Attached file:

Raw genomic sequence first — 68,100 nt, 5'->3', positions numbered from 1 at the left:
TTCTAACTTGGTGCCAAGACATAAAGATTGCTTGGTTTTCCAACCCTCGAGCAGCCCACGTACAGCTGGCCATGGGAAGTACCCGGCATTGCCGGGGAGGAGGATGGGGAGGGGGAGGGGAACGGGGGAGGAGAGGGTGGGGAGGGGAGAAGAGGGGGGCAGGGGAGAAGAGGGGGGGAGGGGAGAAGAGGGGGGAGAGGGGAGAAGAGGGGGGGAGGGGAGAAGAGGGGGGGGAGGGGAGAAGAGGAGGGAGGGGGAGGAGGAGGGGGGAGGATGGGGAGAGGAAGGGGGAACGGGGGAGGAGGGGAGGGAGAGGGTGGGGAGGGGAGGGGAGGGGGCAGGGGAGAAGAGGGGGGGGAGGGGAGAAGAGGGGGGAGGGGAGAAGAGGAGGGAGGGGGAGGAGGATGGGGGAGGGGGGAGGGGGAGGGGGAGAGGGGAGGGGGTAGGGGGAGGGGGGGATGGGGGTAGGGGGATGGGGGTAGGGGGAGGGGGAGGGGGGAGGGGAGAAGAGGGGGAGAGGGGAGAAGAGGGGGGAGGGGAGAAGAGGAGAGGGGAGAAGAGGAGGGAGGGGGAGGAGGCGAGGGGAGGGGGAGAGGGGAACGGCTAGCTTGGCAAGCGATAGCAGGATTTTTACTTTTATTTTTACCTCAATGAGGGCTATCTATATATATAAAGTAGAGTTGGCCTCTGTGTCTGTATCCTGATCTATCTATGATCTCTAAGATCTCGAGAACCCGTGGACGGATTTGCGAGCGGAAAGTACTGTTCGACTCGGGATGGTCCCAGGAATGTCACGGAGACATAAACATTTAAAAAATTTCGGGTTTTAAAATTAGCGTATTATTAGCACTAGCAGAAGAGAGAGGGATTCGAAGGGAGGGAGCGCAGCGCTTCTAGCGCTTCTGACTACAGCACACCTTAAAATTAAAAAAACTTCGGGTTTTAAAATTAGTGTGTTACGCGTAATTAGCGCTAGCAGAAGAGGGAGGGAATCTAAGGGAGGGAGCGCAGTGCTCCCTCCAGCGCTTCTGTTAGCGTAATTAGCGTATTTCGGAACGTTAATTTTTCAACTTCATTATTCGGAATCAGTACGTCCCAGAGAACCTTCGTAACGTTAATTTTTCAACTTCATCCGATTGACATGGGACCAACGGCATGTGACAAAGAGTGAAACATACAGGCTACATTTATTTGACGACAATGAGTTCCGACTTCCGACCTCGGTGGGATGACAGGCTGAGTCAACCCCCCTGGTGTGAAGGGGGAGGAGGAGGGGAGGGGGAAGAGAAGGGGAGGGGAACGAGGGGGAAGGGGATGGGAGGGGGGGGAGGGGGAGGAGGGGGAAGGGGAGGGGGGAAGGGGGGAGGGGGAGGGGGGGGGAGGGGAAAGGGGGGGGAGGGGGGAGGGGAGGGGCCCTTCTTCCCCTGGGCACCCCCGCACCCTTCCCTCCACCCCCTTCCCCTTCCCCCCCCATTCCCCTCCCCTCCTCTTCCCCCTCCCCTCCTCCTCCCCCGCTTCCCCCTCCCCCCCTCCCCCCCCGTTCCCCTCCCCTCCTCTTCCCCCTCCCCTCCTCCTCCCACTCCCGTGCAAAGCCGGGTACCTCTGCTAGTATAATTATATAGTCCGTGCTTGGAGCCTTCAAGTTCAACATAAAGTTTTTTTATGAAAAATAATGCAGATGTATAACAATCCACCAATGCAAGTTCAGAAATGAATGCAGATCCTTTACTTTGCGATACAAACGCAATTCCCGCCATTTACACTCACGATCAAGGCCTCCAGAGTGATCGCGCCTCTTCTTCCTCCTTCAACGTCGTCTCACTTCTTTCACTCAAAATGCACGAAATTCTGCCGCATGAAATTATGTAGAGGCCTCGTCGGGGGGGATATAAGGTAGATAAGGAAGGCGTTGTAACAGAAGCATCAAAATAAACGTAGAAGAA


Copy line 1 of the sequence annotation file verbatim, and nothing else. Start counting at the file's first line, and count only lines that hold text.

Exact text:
Raw genomic sequence first — 68,100 nt, 5'->3', positions numbered from 1 at the left: